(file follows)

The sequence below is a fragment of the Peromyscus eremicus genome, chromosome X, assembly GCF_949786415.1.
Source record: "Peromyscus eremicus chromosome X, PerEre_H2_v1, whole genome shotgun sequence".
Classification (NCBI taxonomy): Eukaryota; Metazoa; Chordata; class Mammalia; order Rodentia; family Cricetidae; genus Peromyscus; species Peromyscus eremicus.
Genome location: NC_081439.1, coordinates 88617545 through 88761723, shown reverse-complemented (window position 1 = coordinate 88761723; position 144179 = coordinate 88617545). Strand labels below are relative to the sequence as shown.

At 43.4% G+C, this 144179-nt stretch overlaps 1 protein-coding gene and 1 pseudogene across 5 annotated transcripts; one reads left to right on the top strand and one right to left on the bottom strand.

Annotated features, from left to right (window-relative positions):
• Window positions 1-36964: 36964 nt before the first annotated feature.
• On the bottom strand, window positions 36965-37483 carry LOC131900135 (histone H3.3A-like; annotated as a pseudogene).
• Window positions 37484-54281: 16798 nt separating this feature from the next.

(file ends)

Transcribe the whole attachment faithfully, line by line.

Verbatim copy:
The sequence below is a fragment of the Peromyscus eremicus genome, chromosome X, assembly GCF_949786415.1.
Source record: "Peromyscus eremicus chromosome X, PerEre_H2_v1, whole genome shotgun sequence".
Classification (NCBI taxonomy): Eukaryota; Metazoa; Chordata; class Mammalia; order Rodentia; family Cricetidae; genus Peromyscus; species Peromyscus eremicus.
Genome location: NC_081439.1, coordinates 88617545 through 88761723, shown reverse-complemented (window position 1 = coordinate 88761723; position 144179 = coordinate 88617545). Strand labels below are relative to the sequence as shown.

At 43.4% G+C, this 144179-nt stretch overlaps 1 protein-coding gene and 1 pseudogene across 5 annotated transcripts; one reads left to right on the top strand and one right to left on the bottom strand.

Annotated features, from left to right (window-relative positions):
• Window positions 1-36964: 36964 nt before the first annotated feature.
• On the bottom strand, window positions 36965-37483 carry LOC131900135 (histone H3.3A-like; annotated as a pseudogene).
• Window positions 37484-54281: 16798 nt separating this feature from the next.